Malaysia’s government signs cooperation pact with opposition in boost for PM By Reuters

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© Reuters. FILE PHOTO: New Malaysian Prime Minister Ismail Sabri Yaakob waves from a car, as he leaves after the inauguration ceremony, in Kuala Lumpur, Malaysia August 21, 2021. REUTERS/Lim Huey Teng/File Photo

By Rozanna Latiff and A. Ananthalakshmi

KUALA LUMPUR (Reuters) -Malaysian Prime Minister Ismail Sabri Yaakob’s coalition and the main opposition bloc on Monday signed a cooperation pact to ensure stability during the COVID-19 pandemic, an agreement that could also help the premier win a confidence vote.

Ismail Sabri took office last month with a slim parliamentary majority, becoming the third prime minister in as many years, but the constitutional monarch has called for him to face a vote of confidence to prove he has majority support in parliament.

The legislature reconvened on Monday but no date has been set for the confidence vote.

The bipartisan pact signed on Monday covers six areas including strengthening a COVID-19 plan, transformation in governance, parliamentary reforms, and freedom of the judiciary, Ismail Sabri said in a statement.

“The government is confident that this will not only see political differences being put aside but also ensure the national recovery will be inclusive and holistic,” he said.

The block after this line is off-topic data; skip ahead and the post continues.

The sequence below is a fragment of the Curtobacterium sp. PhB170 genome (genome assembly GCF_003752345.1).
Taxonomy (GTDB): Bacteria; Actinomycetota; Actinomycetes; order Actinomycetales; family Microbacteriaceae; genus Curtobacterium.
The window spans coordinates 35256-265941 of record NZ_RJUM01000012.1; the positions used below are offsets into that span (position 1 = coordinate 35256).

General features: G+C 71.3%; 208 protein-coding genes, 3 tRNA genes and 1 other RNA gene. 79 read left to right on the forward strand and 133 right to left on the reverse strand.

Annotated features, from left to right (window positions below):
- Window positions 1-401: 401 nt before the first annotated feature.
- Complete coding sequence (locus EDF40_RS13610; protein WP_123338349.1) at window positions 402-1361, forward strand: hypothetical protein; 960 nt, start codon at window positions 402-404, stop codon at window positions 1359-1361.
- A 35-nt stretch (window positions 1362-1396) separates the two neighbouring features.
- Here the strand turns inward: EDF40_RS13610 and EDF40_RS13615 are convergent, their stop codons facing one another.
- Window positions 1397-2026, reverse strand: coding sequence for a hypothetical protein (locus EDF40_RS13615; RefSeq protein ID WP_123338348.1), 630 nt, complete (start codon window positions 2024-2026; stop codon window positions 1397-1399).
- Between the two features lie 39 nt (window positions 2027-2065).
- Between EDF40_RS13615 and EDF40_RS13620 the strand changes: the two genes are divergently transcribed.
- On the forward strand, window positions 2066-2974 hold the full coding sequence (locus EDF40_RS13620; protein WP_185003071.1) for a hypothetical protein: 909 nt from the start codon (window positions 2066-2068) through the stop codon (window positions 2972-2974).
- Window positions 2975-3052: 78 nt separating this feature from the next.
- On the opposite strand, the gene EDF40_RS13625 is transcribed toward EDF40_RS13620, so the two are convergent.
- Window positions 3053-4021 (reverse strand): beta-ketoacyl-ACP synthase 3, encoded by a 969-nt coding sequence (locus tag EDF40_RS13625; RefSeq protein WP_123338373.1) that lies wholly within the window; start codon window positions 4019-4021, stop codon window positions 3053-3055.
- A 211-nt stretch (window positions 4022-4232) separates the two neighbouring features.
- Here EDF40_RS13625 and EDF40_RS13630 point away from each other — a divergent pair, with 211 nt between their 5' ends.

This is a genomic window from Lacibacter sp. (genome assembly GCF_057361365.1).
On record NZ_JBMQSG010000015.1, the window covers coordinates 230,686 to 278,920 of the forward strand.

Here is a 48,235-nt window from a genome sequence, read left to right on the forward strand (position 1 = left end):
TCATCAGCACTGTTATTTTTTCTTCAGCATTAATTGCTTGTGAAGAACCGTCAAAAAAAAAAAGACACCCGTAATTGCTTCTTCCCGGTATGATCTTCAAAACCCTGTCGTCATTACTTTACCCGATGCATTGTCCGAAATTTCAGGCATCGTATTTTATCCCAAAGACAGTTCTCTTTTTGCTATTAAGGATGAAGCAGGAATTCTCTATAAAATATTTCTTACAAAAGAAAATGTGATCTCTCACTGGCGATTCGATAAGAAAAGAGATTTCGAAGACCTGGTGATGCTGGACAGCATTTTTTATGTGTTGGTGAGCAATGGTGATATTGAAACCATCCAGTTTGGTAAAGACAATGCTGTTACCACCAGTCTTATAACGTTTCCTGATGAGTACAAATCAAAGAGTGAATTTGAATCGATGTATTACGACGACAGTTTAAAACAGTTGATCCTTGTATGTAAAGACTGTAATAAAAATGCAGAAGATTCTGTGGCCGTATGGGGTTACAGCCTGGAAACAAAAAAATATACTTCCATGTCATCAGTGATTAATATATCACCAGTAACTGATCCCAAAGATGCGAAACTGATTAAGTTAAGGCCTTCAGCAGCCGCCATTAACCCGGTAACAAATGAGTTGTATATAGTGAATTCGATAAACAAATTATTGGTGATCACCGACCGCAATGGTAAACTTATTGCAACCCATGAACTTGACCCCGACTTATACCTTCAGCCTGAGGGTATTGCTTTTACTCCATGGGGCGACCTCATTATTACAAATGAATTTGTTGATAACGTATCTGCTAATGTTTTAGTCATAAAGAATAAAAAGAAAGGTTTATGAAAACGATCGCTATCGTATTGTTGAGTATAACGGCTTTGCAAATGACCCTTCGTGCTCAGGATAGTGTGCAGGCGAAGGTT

Ismail Sabri, however, did not say whether the agreement included his previous offer to the opposition to introduce political reforms https://www.reuters.com/world/asia-pacific/malaysian-pm-proposes-political-reforms-woo-opposition-2021-09-10 including laws to prevent defections and to limit a prime minister to 10 years in office.

His offer on Friday had also included: bipartisan agreement on every bill to be introduced in parliament, input from opposition parties on a national recovery council and immediate lowering of the minimum voting age to 18 from 21. He also said the opposition leader would get the same pay and privileges as a cabinet minister.

Malaysia has seen political instability since the election defeat in 2018 of the United Malays National Organisation (UMNO), which had governed for more than 60 years since independence, after a string of corruption allegations.

Two governments had collapsed since then and Ismail Sabri’s appointment restored the premiership role to UMNO.

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